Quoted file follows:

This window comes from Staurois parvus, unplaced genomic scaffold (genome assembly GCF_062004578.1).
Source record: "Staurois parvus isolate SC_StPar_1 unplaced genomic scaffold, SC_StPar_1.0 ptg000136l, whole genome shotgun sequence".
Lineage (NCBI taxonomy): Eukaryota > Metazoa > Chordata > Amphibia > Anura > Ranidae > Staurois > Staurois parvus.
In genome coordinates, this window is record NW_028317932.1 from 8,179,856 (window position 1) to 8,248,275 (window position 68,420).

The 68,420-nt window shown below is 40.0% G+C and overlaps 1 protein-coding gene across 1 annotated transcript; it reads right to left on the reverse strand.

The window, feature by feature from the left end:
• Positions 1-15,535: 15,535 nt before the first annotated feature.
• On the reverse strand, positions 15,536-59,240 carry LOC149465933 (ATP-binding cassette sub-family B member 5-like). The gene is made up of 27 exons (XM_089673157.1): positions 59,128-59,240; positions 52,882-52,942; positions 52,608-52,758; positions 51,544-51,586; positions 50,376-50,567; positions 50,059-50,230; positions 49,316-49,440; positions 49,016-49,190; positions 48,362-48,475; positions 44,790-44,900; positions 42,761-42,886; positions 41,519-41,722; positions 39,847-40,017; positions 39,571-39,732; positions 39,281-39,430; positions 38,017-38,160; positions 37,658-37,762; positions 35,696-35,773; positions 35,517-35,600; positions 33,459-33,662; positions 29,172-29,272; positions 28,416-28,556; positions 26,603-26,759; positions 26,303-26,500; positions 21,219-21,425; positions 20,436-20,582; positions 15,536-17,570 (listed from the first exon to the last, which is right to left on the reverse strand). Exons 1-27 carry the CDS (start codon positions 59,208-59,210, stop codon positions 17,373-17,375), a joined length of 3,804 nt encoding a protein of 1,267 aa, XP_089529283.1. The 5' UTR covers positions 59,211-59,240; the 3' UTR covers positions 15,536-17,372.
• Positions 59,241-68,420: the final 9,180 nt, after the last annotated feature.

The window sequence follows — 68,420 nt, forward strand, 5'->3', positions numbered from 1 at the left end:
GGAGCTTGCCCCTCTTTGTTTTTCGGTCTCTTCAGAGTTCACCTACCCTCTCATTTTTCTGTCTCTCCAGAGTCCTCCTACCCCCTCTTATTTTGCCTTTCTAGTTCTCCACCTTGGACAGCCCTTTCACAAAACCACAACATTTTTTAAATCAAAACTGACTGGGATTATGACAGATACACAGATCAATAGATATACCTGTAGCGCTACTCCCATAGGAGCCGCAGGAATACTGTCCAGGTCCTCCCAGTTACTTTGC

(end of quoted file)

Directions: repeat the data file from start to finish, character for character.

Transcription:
This window comes from Staurois parvus, unplaced genomic scaffold (genome assembly GCF_062004578.1).
Source record: "Staurois parvus isolate SC_StPar_1 unplaced genomic scaffold, SC_StPar_1.0 ptg000136l, whole genome shotgun sequence".
Lineage (NCBI taxonomy): Eukaryota > Metazoa > Chordata > Amphibia > Anura > Ranidae > Staurois > Staurois parvus.
In genome coordinates, this window is record NW_028317932.1 from 8,179,856 (window position 1) to 8,248,275 (window position 68,420).

The 68,420-nt window shown below is 40.0% G+C and overlaps 1 protein-coding gene across 1 annotated transcript; it reads right to left on the reverse strand.

The window, feature by feature from the left end:
• Positions 1-15,535: 15,535 nt before the first annotated feature.
• On the reverse strand, positions 15,536-59,240 carry LOC149465933 (ATP-binding cassette sub-family B member 5-like). The gene is made up of 27 exons (XM_089673157.1): positions 59,128-59,240; positions 52,882-52,942; positions 52,608-52,758; positions 51,544-51,586; positions 50,376-50,567; positions 50,059-50,230; positions 49,316-49,440; positions 49,016-49,190; positions 48,362-48,475; positions 44,790-44,900; positions 42,761-42,886; positions 41,519-41,722; positions 39,847-40,017; positions 39,571-39,732; positions 39,281-39,430; positions 38,017-38,160; positions 37,658-37,762; positions 35,696-35,773; positions 35,517-35,600; positions 33,459-33,662; positions 29,172-29,272; positions 28,416-28,556; positions 26,603-26,759; positions 26,303-26,500; positions 21,219-21,425; positions 20,436-20,582; positions 15,536-17,570 (listed from the first exon to the last, which is right to left on the reverse strand). Exons 1-27 carry the CDS (start codon positions 59,208-59,210, stop codon positions 17,373-17,375), a joined length of 3,804 nt encoding a protein of 1,267 aa, XP_089529283.1. The 5' UTR covers positions 59,211-59,240; the 3' UTR covers positions 15,536-17,372.
• Positions 59,241-68,420: the final 9,180 nt, after the last annotated feature.

The window sequence follows — 68,420 nt, forward strand, 5'->3', positions numbered from 1 at the left end:
GGAGCTTGCCCCTCTTTGTTTTTCGGTCTCTTCAGAGTTCACCTACCCTCTCATTTTTCTGTCTCTCCAGAGTCCTCCTACCCCCTCTTATTTTGCCTTTCTAGTTCTCCACCTTGGACAGCCCTTTCACAAAACCACAACATTTTTTAAATCAAAACTGACTGGGATTATGACAGATACACAGATCAATAGATATACCTGTAGCGCTACTCCCATAGGAGCCGCAGGAATACTGTCCAGGTCCTCCCAGTTACTTTGC